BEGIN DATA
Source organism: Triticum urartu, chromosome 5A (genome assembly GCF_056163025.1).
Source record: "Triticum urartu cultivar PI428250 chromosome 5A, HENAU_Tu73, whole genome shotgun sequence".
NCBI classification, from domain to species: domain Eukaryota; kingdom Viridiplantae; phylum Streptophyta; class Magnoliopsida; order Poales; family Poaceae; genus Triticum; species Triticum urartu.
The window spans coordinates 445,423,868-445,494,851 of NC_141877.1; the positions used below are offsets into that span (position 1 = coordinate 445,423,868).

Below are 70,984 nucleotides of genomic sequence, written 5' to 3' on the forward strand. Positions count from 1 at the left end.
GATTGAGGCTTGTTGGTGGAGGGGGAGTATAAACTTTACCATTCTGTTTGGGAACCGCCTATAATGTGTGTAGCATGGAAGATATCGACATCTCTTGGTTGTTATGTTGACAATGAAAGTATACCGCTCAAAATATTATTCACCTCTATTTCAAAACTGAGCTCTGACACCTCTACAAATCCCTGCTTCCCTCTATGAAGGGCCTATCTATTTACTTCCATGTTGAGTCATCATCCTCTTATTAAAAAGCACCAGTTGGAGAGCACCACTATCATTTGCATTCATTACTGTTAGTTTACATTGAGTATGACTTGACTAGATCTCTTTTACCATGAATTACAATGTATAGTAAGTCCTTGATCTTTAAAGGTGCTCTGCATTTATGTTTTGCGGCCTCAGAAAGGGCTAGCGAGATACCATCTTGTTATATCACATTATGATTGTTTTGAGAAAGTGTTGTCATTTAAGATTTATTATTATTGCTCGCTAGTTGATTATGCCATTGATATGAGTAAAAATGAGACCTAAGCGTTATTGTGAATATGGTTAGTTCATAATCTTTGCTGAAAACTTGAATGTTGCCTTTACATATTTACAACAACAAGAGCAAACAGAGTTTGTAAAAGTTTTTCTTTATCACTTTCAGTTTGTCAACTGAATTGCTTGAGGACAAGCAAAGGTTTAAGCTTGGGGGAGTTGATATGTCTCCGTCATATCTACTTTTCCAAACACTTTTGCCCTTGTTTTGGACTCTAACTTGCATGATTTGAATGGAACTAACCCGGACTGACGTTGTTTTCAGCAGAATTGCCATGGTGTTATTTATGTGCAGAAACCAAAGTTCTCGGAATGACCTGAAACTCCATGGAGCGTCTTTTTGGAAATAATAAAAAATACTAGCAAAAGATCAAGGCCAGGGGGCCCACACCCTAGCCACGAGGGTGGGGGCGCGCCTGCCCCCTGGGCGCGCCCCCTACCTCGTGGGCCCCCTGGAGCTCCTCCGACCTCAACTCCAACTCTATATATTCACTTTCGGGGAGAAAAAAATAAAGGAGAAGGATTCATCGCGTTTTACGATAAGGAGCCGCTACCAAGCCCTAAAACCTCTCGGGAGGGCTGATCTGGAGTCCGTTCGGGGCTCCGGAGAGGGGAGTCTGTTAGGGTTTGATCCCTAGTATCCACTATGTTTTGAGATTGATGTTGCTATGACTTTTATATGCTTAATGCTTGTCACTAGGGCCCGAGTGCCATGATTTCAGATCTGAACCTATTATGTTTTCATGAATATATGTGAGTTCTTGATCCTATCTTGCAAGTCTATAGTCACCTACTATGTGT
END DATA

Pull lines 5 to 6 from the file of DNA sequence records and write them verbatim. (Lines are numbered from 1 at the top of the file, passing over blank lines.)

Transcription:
Below are 70,984 nucleotides of genomic sequence, written 5' to 3' on the forward strand. Positions count from 1 at the left end.
GATTGAGGCTTGTTGGTGGAGGGGGAGTATAAACTTTACCATTCTGTTTGGGAACCGCCTATAATGTGTGTAGCATGGAAGATATCGACATCTCTTGGTTGTTATGTTGACAATGAAAGTATACCGCTCAAAATATTATTCACCTCTATTTCAAAACTGAGCTCTGACACCTCTACAAATCCCTGCTTCCCTCTATGAAGGGCCTATCTATTTACTTCCATGTTGAGTCATCATCCTCTTATTAAAAAGCACCAGTTGGAGAGCACCACTATCATTTGCATTCATTACTGTTAGTTTACATTGAGTATGACTTGACTAGATCTCTTTTACCATGAATTACAATGTATAGTAAGTCCTTGATCTTTAAAGGTGCTCTGCATTTATGTTTTGCGGCCTCAGAAAGGGCTAGCGAGATACCATCTTGTTATATCACATTATGATTGTTTTGAGAAAGTGTTGTCATTTAAGATTTATTATTATTGCTCGCTAGTTGATTATGCCATTGATATGAGTAAAAATGAGACCTAAGCGTTATTGTGAATATGGTTAGTTCATAATCTTTGCTGAAAACTTGAATGTTGCCTTTACATATTTACAACAACAAGAGCAAACAGAGTTTGTAAAAGTTTTTCTTTATCACTTTCAGTTTGTCAACTGAATTGCTTGAGGACAAGCAAAGGTTTAAGCTTGGGGGAGTTGATATGTCTCCGTCATATCTACTTTTCCAAACACTTTTGCCCTTGTTTTGGACTCTAACTTGCATGATTTGAATGGAACTAACCCGGACTGACGTTGTTTTCAGCAGAATTGCCATGGTGTTATTTATGTGCAGAAACCAAAGTTCTCGGAATGACCTGAAACTCCATGGAGCGTCTTTTTGGAAATAATAAAAAATACTAGCAAAAGATCAAGGCCAGGGGGCCCACACCCTAGCCACGAGGGTGGGGGCGCGCCTGCCCCCTGGGCGCGCCCCCTACCTCGTGGGCCCCCTGGAGCTCCTCCGACCTCAACTCCAACTCTATATATTCACTTTCGGGGAGAAAAAAATAAAGGAGAAGGATTCATCGCGTTTTACGATAAGGAGCCGCTACCAAGCCCTAAAACCTCTCGGGAGGGCTGATCTGGAGTCCGTTCGGGGCTCCGGAGAGGGGAGTCTGTTAGGGTTTGATCCCTAGTATCCACTATGTTTTGAGATTGATGTTGCTATGACTTTTATATGCTTAATGCTTGTCACTAGGGCCCGAGTGCCATGATTTCAGATCTGAACCTATTATGTTTTCATGAATATATGTGAGTTCTTGATCCTATCTTGCAAGTCTATAGTCACCTACTATGTGT